I actually finished all my G.E. as well as pre-reqs for the ADN program at my CC. and will be applying this fall, however, I will also be applying to a LVN/LPN program this August also, so if the CC I applied to has not accepted me into the RN program yet, I will finish the LVN program. And after graduating and passing the NCLEX, I can enroll into the LVN-RN Bridge at a local vocational nursing school (after working for 6 months, which is required) and receive my ADN there instead... but only if the CC I applied to has not accepted me into their RN program.

    So basically, I'm kinda going backwards, finishing my pre-reqs, then taking the LVN program to become a LVN, then taking the LVN-RN Bridge, then becoming a RN.

    I've just been stressing off what I'm going to do. I actually attended at vocational nursing school for LVN before going back to a CC about 3 yrs ago and doing all my G.E. and pre-reqs, but only finished the vocational school's pre-req requirements for their program then backed out to go back to a CC to become a RN instead (Now I keep thinking to myself, WAS I CRAZZZY?? I would've been working as a LVN already). Because now it seems like forever to become a RN, and I'm having doubts if I'm ever going to be accepted into any RN Prgoram, So I'm thinking... is this the fastest way to go. Plus, I know I will be ahead of the game once I am in the LVN-RN Bridge program, because I would have more knowledge and experience.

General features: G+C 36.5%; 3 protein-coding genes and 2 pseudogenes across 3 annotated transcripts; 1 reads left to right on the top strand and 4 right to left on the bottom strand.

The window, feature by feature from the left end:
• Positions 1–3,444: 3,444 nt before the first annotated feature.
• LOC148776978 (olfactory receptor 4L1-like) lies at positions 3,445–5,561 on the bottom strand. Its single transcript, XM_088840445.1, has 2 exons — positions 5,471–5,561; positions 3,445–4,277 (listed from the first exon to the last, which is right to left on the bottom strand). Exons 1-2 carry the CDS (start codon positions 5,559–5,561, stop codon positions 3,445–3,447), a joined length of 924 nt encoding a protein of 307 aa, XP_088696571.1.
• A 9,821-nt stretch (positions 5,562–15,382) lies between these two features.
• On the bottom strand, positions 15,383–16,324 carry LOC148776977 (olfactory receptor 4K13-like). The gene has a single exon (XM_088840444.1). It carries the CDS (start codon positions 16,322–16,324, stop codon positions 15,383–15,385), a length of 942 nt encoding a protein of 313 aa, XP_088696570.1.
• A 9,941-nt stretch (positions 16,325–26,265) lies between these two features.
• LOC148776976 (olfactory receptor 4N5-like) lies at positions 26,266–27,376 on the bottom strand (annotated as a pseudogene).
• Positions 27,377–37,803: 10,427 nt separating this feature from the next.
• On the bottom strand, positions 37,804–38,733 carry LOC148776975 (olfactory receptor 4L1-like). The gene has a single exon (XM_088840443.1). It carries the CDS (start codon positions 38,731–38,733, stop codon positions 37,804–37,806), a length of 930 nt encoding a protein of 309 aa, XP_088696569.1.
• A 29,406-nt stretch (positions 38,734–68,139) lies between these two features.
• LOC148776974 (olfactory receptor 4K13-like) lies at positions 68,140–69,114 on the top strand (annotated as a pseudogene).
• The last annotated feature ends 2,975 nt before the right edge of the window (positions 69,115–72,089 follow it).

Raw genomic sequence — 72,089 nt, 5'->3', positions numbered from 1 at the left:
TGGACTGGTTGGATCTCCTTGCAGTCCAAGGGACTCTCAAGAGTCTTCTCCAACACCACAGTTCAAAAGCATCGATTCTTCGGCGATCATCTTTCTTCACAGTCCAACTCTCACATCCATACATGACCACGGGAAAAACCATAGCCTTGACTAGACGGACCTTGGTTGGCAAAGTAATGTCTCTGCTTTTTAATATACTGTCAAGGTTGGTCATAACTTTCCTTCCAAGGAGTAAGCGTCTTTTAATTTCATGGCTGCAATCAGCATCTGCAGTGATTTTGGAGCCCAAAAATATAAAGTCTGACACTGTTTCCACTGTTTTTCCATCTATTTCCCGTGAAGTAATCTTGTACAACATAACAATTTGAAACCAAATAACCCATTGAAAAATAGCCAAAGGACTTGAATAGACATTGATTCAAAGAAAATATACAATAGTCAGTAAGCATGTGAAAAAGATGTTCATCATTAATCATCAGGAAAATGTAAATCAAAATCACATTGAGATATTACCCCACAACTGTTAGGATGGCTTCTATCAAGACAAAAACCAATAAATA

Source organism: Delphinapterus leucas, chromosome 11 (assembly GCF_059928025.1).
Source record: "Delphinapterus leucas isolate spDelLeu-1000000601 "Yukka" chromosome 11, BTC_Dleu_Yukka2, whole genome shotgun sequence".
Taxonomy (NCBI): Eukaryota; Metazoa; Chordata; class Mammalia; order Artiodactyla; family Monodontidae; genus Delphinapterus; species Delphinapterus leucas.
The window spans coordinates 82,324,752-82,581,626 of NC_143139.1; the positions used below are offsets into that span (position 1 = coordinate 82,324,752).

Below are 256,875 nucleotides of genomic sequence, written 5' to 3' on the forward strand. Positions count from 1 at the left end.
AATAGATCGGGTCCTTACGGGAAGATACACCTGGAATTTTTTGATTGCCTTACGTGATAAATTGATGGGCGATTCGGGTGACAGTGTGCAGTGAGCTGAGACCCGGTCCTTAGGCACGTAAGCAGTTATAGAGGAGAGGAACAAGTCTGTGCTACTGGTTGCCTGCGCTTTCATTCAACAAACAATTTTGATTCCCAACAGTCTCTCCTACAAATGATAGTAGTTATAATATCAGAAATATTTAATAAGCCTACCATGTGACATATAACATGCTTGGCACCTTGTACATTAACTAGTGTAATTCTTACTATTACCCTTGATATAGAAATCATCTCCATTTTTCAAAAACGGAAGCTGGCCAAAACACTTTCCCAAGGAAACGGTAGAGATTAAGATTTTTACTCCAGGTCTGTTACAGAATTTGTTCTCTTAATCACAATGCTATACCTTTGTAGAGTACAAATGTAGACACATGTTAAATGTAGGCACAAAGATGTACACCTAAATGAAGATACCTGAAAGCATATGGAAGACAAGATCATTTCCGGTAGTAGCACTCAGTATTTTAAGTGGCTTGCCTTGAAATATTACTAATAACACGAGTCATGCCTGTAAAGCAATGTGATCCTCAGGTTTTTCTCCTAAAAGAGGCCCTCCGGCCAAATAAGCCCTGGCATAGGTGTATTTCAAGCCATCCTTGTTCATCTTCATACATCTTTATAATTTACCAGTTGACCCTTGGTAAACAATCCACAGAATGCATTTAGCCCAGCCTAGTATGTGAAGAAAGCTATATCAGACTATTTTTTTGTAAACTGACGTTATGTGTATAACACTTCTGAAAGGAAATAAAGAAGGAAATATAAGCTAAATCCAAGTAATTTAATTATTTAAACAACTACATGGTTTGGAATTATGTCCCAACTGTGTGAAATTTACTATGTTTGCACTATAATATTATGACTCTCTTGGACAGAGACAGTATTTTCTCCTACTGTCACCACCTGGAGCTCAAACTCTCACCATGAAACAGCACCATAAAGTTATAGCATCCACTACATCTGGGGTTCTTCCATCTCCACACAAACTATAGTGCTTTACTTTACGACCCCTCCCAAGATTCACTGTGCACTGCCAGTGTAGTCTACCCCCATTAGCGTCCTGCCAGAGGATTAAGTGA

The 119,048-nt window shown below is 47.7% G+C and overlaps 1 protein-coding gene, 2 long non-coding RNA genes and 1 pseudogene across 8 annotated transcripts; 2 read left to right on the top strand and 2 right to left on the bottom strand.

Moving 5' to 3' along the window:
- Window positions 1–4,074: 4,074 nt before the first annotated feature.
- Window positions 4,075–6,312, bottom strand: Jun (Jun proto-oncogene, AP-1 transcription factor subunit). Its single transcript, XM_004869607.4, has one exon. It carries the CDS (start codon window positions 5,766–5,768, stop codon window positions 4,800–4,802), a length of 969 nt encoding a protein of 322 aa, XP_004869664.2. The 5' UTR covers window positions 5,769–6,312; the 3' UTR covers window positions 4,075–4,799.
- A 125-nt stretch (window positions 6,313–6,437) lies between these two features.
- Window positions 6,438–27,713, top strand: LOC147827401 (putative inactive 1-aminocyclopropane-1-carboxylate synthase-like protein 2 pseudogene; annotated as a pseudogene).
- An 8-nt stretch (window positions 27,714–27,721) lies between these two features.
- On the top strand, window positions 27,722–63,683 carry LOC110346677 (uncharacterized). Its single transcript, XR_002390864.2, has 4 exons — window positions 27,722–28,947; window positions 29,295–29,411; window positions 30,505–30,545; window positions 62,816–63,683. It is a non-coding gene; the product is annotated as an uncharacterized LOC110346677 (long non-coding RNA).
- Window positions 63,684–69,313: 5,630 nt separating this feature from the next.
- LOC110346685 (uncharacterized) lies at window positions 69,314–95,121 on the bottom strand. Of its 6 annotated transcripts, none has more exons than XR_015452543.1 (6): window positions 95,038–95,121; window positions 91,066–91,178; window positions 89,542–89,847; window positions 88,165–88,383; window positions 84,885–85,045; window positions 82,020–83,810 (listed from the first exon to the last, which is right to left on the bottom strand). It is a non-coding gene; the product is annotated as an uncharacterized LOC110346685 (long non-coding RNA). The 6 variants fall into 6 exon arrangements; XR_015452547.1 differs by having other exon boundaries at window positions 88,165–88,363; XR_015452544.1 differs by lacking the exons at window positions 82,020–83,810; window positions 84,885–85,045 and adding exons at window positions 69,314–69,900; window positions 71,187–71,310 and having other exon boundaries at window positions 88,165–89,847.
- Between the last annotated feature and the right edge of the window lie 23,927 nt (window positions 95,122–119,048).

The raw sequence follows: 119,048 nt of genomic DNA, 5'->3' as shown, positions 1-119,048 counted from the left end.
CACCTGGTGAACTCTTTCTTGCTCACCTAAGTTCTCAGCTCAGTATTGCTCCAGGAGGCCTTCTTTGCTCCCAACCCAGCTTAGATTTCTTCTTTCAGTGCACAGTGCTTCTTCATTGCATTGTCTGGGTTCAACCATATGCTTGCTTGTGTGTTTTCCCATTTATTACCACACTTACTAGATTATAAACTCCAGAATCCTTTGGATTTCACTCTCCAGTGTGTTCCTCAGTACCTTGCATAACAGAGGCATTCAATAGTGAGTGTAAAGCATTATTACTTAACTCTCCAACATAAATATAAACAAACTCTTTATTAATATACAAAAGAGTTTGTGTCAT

Need your opinions..... PLEASE!!